22nd Sunday of the Year – August 29, 1971 – CNR
The second and third readings today suggest reflection on the Church–on the people God has gathered for his own, on us assembled for faith and repentance and for thanksgiving.
The passage from the Epistle to the Hebrews compares the constitutive moments of the Old Israel and the Church. Israeli at Sinai stood before its God in storm and fire, confronted with a holiness that terrified men into awe. This is not the Church’s encounter with its God; the new People of God comes before Mt. Sion, the heavenly Jerusalem, the city of the living God. Already its life of worship is participation in the assembly of angels and saints who worship in the heavenly sanctuary of their great High Priest, who mediates the new covenant through the blood he shed, crying out, not for vengeance (as did Abel’s), but for pardon for sinners.
The whole scenario is not one that immediately appeals to our somewhat less than Platonic imaginations; but the vision of Hebrews does communicate a dimension of the Church we should not lose from sight. (more…)
The first implementation of Pope John’s announcement of his intention to convoke an ecumenical council (January 25, 1959) was the invitation sent to all the bishops of the world to submit suggestions (vota) for the conciliar agenda. A good number of studies have been published about the proposals sent in by various episcopates throughout the world. Two decades ago, I did a study of the vota submitted by the U.S. bishops as they could be found in the official Acta of the ante-preparatory period. In a few cases I was able to find documentation about how the proposals of certain bishops were prepared, but the great majority of them I knew only from their published form. If anyone is looking for a good topic for a doctoral dissertation, I can suggest that he complete (and no doubt correct) my investigations which can be found here: JAK US Bishops vota
21ST SUNDAY OF THE YEAR – AUGUST 27, 1995 – BLESSED SACRAMENT
The biblical readings today set out two of the great features of Christianity. Anticipating the Gospel, the reading from Isaiah describes the assembling of the nations, Spain, Africa, eastern Europe, in a restored Jerusalem, joining Israel, returned from exile, in the worship of God. The expectation of this universalism Jesus then draws upon in the Gospel when he describes a Kingdom of God which includes people from east and west, north and south.
It was this vision that propelled the early Christians out and on to their catholicizing mission: the truth and grace embodied in Christ, they were convinced, were not meant only for Israel but for all nations. (more…)
20th Sunday of the Year – August 18, 1974 – CNR
The sayings of Jesus gathered in the passage of Luke’s Gospel we have just heard, are among the fiercest the Gospels record. They present a Jesus who is the opposite of the figure portrayed in a certain liberal theology of the past as also in those images of Christ today which stress rather the “sweetness-and-light” version of Christianity. The Jesus of these sayings would be, for any generation, an uncomfortable figure to know and to approach.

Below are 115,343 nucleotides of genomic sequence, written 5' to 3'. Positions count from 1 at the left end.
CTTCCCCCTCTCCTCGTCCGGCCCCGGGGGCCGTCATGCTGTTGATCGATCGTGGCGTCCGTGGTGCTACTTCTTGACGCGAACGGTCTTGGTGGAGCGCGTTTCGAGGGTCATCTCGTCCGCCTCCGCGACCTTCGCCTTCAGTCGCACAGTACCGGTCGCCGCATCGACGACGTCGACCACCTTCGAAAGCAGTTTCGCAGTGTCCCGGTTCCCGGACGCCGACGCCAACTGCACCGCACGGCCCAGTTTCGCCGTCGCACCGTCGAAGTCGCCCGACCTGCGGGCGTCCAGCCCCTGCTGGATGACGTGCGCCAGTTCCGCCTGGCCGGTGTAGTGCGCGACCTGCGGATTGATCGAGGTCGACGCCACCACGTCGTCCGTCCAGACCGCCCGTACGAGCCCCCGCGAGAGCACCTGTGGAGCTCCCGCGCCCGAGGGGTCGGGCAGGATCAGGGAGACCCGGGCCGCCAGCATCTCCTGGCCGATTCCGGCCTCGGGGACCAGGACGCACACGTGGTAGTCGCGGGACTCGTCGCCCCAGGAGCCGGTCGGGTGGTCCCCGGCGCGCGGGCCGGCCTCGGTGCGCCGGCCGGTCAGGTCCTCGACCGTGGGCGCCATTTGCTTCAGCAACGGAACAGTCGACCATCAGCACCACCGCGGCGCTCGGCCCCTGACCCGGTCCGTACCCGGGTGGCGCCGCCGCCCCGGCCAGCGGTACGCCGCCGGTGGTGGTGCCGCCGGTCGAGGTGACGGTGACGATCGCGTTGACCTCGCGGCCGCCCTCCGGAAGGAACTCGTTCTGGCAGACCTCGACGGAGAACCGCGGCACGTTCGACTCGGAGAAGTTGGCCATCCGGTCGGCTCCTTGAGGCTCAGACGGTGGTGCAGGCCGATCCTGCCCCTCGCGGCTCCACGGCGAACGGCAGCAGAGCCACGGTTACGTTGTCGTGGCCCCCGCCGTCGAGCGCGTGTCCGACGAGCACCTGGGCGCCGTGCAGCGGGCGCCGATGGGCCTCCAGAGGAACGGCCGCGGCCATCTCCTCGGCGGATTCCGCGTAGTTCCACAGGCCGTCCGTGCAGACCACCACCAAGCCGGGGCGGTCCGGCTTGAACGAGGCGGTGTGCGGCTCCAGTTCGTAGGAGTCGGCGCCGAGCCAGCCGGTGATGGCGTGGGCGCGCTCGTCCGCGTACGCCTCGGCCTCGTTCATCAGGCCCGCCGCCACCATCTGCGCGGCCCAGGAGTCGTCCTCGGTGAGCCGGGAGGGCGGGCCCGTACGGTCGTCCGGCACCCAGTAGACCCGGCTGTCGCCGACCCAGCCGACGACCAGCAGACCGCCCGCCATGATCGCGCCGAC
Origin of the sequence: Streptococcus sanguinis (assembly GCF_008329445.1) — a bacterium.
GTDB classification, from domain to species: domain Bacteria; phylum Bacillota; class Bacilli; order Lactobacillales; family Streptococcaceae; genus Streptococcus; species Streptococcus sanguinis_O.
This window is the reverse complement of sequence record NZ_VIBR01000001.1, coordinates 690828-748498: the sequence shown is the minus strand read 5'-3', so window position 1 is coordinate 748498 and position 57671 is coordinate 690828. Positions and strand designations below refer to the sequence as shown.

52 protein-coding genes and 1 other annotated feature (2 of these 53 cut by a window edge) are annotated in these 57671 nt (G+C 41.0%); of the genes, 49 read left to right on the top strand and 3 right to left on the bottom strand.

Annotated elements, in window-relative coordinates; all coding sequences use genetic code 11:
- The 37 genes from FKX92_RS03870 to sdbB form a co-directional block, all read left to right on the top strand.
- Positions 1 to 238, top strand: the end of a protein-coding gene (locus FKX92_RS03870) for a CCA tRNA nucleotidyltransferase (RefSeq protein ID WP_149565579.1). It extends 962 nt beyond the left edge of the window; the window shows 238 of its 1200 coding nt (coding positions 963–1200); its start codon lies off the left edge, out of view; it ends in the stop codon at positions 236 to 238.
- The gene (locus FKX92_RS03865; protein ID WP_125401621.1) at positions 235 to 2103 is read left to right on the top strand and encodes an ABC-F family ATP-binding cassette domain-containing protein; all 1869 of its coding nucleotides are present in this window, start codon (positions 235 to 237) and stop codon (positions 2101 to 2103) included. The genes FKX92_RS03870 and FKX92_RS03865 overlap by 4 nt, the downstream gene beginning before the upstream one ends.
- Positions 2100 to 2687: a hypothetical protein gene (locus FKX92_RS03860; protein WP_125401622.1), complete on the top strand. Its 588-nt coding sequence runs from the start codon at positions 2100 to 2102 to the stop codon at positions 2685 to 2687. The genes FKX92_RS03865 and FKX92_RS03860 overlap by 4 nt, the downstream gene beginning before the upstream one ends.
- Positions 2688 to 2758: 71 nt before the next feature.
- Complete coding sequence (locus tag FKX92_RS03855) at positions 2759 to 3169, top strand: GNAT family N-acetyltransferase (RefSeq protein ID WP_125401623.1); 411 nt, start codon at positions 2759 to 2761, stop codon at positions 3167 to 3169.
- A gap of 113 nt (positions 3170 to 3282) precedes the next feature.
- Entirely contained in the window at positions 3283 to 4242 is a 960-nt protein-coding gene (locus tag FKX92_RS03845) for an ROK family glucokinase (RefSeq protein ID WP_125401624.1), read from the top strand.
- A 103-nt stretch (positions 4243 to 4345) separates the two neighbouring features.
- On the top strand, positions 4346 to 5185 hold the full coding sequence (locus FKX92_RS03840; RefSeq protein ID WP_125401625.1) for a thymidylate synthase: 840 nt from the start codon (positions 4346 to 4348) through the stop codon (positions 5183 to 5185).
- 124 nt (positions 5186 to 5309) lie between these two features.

The sayings effect something of a revolution in Jewish expectation of the Messiah. It had long been expected that the age of the Messiah would be introduced by an age of woe, of violent warfare, which would include the division of a household, father against son, daughter against mother (Mic 7:6). The coming of the Messiah himself, however, would bring these woes to an end, and he would introduce a reign of endless peace.
This is the image Jesus is attacking. (more…)
Nineteenth Sunday of the Year – August 8, 1971 – CNR
The eleventh chapter of the Letter to the Hebrews is a long hymn in praise of faith, illustrated by the examples of the great men of the Old Testament.
The hymn begins with a definition: “Faith gives substance to our hopes, and makes us certain of realities we do not see.” My impression is that our view of faith has normally centered on the latter, somewhat to the neglect of the element of hope, although it is hope that is most copiously displayed in the OT heroes. Both sides of faith need stressing.
Faith ‘makes us certain of realities we do not see.” (more…)
Here is the inaugural lecture which I delivered in 1996 upon assuming the Hubbard Chair in Religious Studies at The Catholic University of America.
Eighteenth Sunday of the Year – August 1, 1971 – CNR
More than the other three, Luke’s Gospel displays something like what today would be called a “social consciousness,” a concern to make the Gospel relevant to concrete social issues. You may recall how he presents the teaching of John the Baptist: John is not only the prophet of judgement; he also gives specific practical advice to those who come to him: Do an honest day’s work. Do not cheat your workers. Etc. The poor have an especial place in Luke’s vision. Mary’s Magnificat is a poor person’s praise of God for looking on her lowly self: “The hungry he has satisfied with good things, the rich sent empty away.” Luke is the only evangelist to tell the story of Lazarus and the rich man who ignored the starving man at his gate. And in today’s reading, which comes just before the words of Jesus about the carefree birds of the air and lilies of the field, Luke tells a parable of a man whose whole life was his riches, and his whole concern his greed.
The lesson drawn is simple: (more…)